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Difference Between White Vinegar and Apple Cider Vinegar

Difference Between White Vinegar and Apple Cider Vinegar

White Vinegar vs. Apple Cider Vinegar

Vinegar is a staple cooking and household item. What many are unaware of, however, is that there are multiple types of vinegar. Geographic locations and the specific ingredients tend to determine the type of vinegar that is developed.

As mentioned above, there are numerous types of vinegar. Malt vinegar, which is made from grains (most commonly barley), originated from the English. Coconut vinegar is common in Asia and is produced through the process of fermenting coconut juice. Cane vinegar, produced from fermented sugar cane, is popular in the Philippines. There are many others, but the most widely known ones are white vinegar,  mainly utilized in cooking to cleaning, and apple cider vinegar, which has gained popularity in recent times thanks to its versatility and health benefits.

The same process used in distilling wine is utilized in producing vinegar. However, the fermentation process of the ethanol is more concentrated, producing acetic acid. The term ‘vinegar’ was derived from the French ‘vin aigre’, which literally means ‘sour wine.’ Traditionally, vinegar is produced over the course of several weeks or longer. This promotes the natural accumulation of acetic acid bacteria (aka ‘mother of vinegar’). Modern methods allow for faster development through the usage of bacterial cultures and machinery that speed up the oxygenation and, consequently, the fermentation. White vinegar and apple cider vinegar are produced in a similar manner, but with slight differences.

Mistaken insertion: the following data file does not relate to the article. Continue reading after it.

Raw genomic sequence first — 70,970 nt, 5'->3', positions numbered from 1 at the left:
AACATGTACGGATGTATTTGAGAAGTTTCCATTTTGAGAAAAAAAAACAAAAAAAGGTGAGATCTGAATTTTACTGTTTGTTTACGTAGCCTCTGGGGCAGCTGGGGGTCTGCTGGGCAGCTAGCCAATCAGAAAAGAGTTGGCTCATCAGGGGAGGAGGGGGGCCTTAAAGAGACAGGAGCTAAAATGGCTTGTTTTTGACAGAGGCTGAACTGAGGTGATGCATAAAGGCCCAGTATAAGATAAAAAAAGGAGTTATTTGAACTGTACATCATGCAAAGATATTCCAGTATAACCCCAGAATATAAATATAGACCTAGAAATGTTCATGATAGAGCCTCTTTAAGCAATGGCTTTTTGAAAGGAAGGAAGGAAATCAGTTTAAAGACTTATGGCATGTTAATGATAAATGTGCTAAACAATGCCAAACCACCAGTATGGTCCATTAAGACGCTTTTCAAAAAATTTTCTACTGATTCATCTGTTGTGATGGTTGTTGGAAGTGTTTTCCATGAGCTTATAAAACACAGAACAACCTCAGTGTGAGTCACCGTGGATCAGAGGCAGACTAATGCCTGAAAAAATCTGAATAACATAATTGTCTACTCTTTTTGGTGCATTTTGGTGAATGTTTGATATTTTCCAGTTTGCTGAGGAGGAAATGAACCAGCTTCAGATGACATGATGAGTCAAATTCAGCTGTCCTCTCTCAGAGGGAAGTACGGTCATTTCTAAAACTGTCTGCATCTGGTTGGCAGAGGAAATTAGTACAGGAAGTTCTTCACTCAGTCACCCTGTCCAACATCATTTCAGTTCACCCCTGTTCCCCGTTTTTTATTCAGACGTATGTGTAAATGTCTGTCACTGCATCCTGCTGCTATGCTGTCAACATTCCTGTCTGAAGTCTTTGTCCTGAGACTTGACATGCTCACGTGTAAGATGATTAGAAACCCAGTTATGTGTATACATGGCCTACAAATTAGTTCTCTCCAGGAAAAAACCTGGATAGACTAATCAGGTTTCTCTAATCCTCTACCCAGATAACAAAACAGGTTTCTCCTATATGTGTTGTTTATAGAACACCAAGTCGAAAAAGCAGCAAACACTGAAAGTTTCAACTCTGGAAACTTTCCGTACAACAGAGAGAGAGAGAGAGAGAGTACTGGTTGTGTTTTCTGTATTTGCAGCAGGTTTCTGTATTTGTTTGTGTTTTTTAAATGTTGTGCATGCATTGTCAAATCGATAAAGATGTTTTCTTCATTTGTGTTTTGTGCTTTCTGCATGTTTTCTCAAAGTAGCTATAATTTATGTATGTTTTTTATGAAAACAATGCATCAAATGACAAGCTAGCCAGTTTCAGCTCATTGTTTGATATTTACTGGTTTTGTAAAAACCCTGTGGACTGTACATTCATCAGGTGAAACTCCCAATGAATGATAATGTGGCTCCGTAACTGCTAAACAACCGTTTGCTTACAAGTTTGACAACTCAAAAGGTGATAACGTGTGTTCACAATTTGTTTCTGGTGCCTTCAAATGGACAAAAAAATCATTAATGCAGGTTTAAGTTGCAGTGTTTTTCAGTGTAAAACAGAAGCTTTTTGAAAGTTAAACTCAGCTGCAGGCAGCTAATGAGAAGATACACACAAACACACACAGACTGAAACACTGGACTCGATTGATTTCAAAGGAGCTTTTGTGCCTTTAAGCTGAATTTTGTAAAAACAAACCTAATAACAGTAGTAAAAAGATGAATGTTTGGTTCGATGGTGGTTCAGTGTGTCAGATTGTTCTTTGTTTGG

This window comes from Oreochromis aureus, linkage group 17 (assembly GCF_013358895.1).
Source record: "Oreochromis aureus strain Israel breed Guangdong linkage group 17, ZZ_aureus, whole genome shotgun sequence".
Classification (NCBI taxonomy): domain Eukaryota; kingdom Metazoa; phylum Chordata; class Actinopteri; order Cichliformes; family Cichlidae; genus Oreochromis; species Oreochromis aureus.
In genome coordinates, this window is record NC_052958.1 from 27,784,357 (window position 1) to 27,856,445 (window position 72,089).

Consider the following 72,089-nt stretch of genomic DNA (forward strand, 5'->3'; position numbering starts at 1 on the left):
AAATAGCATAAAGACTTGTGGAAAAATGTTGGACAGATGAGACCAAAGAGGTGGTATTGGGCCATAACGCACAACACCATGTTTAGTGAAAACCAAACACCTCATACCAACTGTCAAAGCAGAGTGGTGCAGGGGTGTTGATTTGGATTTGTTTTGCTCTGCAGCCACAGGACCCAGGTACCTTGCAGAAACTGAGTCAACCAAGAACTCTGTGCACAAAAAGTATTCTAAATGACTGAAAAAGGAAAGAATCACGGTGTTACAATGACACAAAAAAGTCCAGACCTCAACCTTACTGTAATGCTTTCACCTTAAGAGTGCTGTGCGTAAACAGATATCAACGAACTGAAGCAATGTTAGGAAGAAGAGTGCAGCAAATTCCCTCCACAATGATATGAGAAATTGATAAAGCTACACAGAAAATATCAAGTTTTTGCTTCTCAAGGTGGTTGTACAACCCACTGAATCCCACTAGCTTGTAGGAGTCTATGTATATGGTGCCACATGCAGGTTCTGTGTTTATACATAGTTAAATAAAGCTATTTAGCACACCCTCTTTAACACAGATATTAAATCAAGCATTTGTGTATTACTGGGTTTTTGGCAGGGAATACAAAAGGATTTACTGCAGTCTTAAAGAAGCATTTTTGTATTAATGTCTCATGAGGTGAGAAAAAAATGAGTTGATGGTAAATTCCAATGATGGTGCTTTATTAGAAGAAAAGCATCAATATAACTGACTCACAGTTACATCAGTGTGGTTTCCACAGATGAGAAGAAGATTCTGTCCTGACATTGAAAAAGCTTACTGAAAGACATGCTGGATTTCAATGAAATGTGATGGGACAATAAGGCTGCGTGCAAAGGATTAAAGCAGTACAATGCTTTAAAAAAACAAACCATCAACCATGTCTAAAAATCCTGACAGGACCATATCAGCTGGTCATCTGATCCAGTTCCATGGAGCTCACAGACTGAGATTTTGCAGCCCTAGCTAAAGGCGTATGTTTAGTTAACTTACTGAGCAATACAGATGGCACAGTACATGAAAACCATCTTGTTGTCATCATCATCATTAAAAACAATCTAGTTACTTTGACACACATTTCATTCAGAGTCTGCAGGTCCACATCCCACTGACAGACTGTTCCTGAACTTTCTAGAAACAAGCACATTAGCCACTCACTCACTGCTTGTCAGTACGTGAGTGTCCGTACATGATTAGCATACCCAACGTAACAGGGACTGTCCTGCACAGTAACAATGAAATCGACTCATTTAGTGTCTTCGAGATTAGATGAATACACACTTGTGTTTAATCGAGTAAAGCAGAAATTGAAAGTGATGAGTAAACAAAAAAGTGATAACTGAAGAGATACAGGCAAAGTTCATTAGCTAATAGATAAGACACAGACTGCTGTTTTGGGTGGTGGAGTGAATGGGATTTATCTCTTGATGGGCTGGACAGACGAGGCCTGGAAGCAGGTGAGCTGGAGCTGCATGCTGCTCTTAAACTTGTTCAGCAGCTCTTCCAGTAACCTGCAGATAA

White vinegar is actually clear vinegar. It is produced using the same means as other vinegars, but is often derived from vinegars themselves. A popular choice is malt vinegar due to its cheap cost. In comparison to other vinegars, white vinegar is extremely sour. Because of its higher acidity level than others of its kind (distilling malt vinegar with water, for instance, yields around 5-8% acetic acid content), white vinegar is more often used for cleaning purposes, though it is also known for its medicinal uses as well as for baking, pickling, and preserving meat products. Rice vinegar, popular in Asian countries, is perhaps the only white vinegar almost exclusively utilized in cooking. White vinegar can be used to clean windows, stains, and even to sterilize tools; it is often used in laboratory settings.